My confidence level:  The tutorial said that it’s ideal to use just half sheets of nori for a dragon roll.  It further said that if you were a beginner start with 3/4 sheet or a whole sheet.  Surely, I could work with a half sheet.  As you can see in the photo of the single piece of roll above, I didn’t have a perfect seal.  So, I probably should have started with a bit more.

My cutting skills or my knives:  I had a little bit of a hard time cutting through the plastic wrap and the crispy tempura shell of the zucchini.  I could cut them, but I was squishing the roll out of shape doing it.  This may not have been as much of an issue if the two things above had been perfect.

What did work:

The fillings:  I used finely chopped red cabbage & carrots and strips of tempura zucchini.  I really liked this combination.  The finely chopped vegetables, as you can see, were a little hard to keep contained so a little got on the outside of the roll, so I may try shredded pieces next time, but I really liked the texture of this while eating.  Maybe I should just be more careful 😉  More on the tempura later.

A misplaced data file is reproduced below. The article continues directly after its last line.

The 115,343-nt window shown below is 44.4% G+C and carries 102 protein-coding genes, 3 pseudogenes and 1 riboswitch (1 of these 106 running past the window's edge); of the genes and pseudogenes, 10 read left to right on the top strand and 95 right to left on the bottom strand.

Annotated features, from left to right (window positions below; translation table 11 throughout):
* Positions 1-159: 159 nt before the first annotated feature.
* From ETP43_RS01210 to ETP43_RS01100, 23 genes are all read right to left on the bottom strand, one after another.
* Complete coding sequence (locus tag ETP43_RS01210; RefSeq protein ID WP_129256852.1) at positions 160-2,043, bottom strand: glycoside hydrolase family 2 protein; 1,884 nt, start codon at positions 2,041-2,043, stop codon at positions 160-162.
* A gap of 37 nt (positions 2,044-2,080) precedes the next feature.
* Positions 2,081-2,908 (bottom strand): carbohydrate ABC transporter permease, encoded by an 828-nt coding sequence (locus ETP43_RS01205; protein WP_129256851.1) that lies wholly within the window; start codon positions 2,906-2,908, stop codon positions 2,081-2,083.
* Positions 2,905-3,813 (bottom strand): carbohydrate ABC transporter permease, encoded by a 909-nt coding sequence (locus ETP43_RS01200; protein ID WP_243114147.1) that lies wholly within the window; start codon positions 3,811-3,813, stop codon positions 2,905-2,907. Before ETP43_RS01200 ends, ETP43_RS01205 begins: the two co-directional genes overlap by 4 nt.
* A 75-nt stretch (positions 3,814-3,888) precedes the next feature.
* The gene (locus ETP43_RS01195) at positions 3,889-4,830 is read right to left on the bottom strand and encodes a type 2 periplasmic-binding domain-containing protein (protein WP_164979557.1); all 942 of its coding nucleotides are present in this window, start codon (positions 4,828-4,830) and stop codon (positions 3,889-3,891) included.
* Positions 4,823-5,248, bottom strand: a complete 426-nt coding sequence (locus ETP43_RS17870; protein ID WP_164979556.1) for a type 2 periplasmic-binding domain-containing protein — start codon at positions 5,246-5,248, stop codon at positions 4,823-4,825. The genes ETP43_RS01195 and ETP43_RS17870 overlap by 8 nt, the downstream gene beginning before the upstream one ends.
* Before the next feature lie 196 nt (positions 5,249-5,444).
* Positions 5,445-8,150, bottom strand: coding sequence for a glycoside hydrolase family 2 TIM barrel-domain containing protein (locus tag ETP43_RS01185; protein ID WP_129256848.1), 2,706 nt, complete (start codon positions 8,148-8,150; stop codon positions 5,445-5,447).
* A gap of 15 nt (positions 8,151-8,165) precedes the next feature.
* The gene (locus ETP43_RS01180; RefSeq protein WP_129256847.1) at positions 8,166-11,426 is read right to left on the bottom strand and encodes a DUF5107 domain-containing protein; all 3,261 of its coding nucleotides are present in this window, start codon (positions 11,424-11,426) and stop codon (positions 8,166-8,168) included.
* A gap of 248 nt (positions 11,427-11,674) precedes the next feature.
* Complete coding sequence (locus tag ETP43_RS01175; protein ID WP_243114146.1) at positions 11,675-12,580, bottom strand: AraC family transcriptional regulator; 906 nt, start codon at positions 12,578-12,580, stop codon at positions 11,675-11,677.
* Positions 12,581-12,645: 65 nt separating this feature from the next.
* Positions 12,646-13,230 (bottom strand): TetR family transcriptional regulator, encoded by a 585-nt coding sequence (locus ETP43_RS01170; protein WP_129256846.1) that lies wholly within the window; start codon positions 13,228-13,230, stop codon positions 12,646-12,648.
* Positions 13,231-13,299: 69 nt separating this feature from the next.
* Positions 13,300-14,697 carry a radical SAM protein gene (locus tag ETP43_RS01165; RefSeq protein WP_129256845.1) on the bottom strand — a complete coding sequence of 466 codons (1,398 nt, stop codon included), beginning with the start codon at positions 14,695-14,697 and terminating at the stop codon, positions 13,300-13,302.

Dragon Roll Fillings | Veg-am

The rolling: As I mentioned above, I probably should have used the larger pieces of nori.  But, the bamboo mat lined with cling wrap worked wonderfully for rolling and shaping. It peeled right off of even my too-sticky rice. The advice to have a bowl of water to dip your fingers in was brilliant.  I didn’t bother adding vinegar to the water bowl.  Just water worked fine.

The avocado:
I thought rolling the avocado on the outside of the dragon roll was going to be the hardest part. With a perfectly ripe avocado and the instructions provided, it was actually one of the easiest.  It does need to be a pretty perfect avocado: soft enough to be flexible, but not the least bit mushy.  If you’re looking to impress, this is a pretty fancy looking result for such an easy process.

The dipping sauces: I used two sauces.  First was an Asian sweet chili sauce straight from the bottle.  I really like the sweet with a touch of hot for the roll.  Second sauce was a Sriracha mayo. There was a recipe on the tutorial site, but all I did was take some soy-free Vegenaise and add Sriracha until it was the perfect level of heat for me. This spicy, creamy dip was perfect for the tempura veggies on the side.  I made a much less hot version of the Sriracha mayo for my mom.

The Tempura:  Oh yes, the tempura.  I was a little hesitant about this part as I decided to go with other information I found in several places that you could make tempura out of just rice flour and sparkling water.  Yes, just two ingredients. Both vegan.  Both gluten and soy free.  How often does that happen?